When I first heard about the proposal for ‘Transport Pricing’ in the City of Vancouver’s Climate Emergency Action Plan that went to council a few weeks ago, I thought, sorry, that’s a lost battle.
The political capital required to start ‘taxing the road’ is so high, reports that recommend it – like this one – are typically dead on arrival. As elections approach, political leaders jump over each other to reject anything that looks, sounds or smells like a toll. Here’s Bowinn Ma from the NDP, passing along the blunt words from John Horgan (who won the 2017 election by taking tolls off the Port Mann): “I have to be clear: it (congestion pricing) is not in our platform … and John Horgan has stated very clearly today that it would not be supported by our government …”
Not that it matters. Congestion charging as it has been demonstrated in a handful of cities so far, notability Singapore and London, is way out of date – so 20th century. Using gantries, cameras, IED passes and other visibly intrusive technology to establish a geographic cordon for pricing entry and exit for one particular part of a region will never pass the fairness test. Why wouldn’t we include other places – for instance, the North Shore – where congestion is bad and getting worse? (Minimally, there will have to be ‘discussion’ among the municipalities on either side of Lions Gate Bridge.)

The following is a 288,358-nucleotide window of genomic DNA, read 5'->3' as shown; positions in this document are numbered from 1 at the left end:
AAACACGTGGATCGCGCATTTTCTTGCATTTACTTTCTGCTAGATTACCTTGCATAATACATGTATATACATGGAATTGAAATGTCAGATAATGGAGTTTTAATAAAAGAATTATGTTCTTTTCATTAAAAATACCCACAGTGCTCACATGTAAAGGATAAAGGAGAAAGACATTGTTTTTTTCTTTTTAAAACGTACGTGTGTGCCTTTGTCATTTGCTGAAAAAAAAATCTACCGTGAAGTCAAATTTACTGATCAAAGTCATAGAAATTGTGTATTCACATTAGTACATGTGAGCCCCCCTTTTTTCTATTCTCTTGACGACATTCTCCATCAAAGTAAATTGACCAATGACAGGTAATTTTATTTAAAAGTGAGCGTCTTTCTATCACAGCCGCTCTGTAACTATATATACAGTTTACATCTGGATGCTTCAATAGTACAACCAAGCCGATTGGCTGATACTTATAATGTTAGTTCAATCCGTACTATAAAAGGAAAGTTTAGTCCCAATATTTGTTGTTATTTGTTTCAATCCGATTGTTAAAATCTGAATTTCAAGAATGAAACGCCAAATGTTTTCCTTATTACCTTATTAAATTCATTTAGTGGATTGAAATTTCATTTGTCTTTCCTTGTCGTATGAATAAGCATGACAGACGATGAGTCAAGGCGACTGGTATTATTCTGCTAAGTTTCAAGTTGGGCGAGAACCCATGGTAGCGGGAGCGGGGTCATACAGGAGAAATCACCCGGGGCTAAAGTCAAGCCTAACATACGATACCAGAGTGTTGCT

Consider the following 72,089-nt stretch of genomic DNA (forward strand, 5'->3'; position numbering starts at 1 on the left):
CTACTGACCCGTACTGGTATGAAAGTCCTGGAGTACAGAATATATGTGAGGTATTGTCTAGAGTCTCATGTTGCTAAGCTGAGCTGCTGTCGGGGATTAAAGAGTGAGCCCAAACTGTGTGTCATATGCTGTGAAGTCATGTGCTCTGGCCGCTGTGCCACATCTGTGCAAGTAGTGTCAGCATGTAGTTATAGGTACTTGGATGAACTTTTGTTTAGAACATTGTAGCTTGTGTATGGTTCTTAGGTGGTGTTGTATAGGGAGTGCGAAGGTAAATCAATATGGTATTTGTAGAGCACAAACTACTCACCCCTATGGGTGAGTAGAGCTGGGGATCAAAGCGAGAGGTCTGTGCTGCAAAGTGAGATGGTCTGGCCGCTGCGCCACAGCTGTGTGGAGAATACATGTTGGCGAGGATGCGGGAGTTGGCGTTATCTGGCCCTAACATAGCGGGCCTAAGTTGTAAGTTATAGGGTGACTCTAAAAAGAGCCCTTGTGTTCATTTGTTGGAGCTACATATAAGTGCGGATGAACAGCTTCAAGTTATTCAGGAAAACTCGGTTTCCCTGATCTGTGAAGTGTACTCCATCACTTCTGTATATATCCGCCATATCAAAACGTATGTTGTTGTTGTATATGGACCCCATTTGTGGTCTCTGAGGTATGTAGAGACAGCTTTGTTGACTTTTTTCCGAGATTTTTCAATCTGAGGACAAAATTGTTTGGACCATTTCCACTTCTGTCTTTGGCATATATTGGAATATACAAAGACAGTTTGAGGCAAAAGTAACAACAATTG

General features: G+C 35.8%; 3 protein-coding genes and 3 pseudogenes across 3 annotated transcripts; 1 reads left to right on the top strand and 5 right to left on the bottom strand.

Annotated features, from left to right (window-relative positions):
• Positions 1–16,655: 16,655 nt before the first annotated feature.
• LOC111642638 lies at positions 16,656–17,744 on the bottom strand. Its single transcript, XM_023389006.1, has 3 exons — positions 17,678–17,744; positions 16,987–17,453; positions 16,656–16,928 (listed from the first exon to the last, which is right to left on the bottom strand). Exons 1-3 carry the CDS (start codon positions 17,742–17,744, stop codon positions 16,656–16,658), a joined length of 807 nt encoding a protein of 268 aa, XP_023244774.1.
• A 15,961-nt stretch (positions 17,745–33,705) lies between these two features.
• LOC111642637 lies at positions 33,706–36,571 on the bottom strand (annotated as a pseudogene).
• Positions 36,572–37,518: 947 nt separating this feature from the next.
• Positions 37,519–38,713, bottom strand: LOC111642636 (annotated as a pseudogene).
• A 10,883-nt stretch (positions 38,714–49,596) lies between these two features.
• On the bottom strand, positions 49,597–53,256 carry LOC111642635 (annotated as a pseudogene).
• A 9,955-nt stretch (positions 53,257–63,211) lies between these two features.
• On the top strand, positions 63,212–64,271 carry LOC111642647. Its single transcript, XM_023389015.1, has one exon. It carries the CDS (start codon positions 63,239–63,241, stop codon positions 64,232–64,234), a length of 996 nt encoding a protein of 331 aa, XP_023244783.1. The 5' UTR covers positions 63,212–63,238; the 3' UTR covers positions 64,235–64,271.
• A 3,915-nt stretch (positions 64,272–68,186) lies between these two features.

Again, so much more political capital required. Add in an equity requirement*, and good luck in getting a majority vote. That’s why so few cities have done it.
So I was impressed when Council, by a bare majority, voted to support the part of the report that had actually recommended Transport Pricing (despite media, and my own, perception of what was being proposed). Staff, having played in this rodeo a few times before (a previous report listed 14 examples), really wanted one key thing from council: ‘Authorize us to develop a road map that will get us to Transport Pricing (TP). Do not take it off the table, ship it off to the region, qualify it into irrelevance or remove any deadline for response’ – and that’s what they got.Read more »